Rule 5250(c)(1) of the Nasdaq stipulates that a firm may be delisted if it refuses to file its periodic financial statements with the SEC on time. However, delisting from Nasdaq is possible for several reasons, including failing to fulfil the minimum listing, maintaining the minimum bid price, and complying with securities laws, regulations and rules.
It is crucial to note that a firm may be delisted from Nasdaq for several other reasons, like failing to meet other listing requirements or being bought by another company. In addition, the delisting procedure can be lengthy, and the business might appeal the decision.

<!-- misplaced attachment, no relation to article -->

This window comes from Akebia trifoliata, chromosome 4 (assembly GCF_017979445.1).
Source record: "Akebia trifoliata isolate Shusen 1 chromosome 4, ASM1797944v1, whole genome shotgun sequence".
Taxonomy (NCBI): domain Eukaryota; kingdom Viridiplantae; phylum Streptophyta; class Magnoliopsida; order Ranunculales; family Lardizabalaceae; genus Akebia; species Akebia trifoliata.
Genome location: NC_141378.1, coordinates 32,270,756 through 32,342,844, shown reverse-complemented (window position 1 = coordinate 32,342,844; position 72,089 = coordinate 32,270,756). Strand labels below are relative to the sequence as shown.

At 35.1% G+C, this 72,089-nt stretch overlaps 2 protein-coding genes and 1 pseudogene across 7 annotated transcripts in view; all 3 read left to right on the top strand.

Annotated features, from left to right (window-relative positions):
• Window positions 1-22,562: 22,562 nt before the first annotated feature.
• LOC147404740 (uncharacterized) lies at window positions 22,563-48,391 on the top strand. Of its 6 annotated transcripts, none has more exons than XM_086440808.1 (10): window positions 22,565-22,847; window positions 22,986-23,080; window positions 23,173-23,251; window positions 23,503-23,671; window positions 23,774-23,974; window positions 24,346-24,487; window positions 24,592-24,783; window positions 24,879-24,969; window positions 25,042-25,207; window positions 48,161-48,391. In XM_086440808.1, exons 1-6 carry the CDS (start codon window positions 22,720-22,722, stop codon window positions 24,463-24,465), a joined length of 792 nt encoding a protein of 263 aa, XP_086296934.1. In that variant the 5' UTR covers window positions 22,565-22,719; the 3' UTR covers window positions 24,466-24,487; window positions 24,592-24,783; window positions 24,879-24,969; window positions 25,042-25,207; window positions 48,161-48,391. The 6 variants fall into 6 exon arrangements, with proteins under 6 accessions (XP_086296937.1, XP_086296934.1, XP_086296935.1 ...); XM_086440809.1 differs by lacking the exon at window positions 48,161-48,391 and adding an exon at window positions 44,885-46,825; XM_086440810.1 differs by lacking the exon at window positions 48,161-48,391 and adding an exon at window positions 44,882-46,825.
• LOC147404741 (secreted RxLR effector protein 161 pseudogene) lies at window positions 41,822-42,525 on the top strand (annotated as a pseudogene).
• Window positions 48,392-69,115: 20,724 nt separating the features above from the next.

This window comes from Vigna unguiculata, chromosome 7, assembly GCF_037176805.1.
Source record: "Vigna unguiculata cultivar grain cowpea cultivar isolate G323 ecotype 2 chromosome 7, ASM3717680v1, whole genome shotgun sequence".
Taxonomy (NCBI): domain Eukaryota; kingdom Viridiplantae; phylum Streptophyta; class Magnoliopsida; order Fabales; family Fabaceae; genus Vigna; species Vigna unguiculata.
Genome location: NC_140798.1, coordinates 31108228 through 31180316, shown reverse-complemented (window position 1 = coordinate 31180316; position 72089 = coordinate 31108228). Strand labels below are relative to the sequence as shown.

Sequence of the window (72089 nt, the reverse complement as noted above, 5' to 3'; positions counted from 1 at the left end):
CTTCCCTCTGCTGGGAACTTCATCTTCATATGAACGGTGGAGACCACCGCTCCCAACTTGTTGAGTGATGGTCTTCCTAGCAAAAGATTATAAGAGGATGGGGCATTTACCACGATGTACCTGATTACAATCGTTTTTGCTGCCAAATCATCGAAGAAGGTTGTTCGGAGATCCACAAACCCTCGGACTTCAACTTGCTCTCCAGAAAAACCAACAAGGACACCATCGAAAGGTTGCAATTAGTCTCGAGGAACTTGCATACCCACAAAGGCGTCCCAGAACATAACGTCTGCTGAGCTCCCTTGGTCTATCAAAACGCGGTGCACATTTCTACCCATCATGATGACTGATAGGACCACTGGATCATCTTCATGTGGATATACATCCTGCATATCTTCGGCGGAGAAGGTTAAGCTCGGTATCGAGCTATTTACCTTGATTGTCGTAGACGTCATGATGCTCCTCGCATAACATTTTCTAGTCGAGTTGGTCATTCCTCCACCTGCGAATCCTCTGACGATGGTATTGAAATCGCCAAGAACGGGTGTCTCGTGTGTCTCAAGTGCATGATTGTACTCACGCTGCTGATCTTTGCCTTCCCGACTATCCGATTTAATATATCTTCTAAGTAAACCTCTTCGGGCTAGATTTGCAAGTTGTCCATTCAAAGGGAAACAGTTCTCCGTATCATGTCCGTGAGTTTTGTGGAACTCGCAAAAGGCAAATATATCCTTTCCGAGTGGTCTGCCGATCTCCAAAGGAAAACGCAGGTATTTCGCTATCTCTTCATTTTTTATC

The Nasdaq regulation 5250(c)(1) specifies the requirements that, even though not met, may result in a company’s delisting. These factors include the inability to adhere to financial and operational standards, failure to file mandatory SEC filings, and fraudulent activity. In addition, a firm may be delisted if its stock price falls under a specific threshold over an extended period.
Cantaloupe, Inc., Mercurity Fintech Holding Inc., and Triterras got Nasdaq Notice Of Non-Compliance With Listing Rule 5250(c)(1) in September 2022, June 2022, and 2021, respectively. Triterras got a notice from the Listing Qualifications Department of the Nasdaq Stock Market LLC (“Nasdaq”) that the company is not in compliance with Nasdaq Listing Rule 5250(c)(1) because it did not file its Annual Report on Form 20-F for the fiscal year ended February 28, 2021 (the “2021 Annual Report”) with the SEC by the deadline.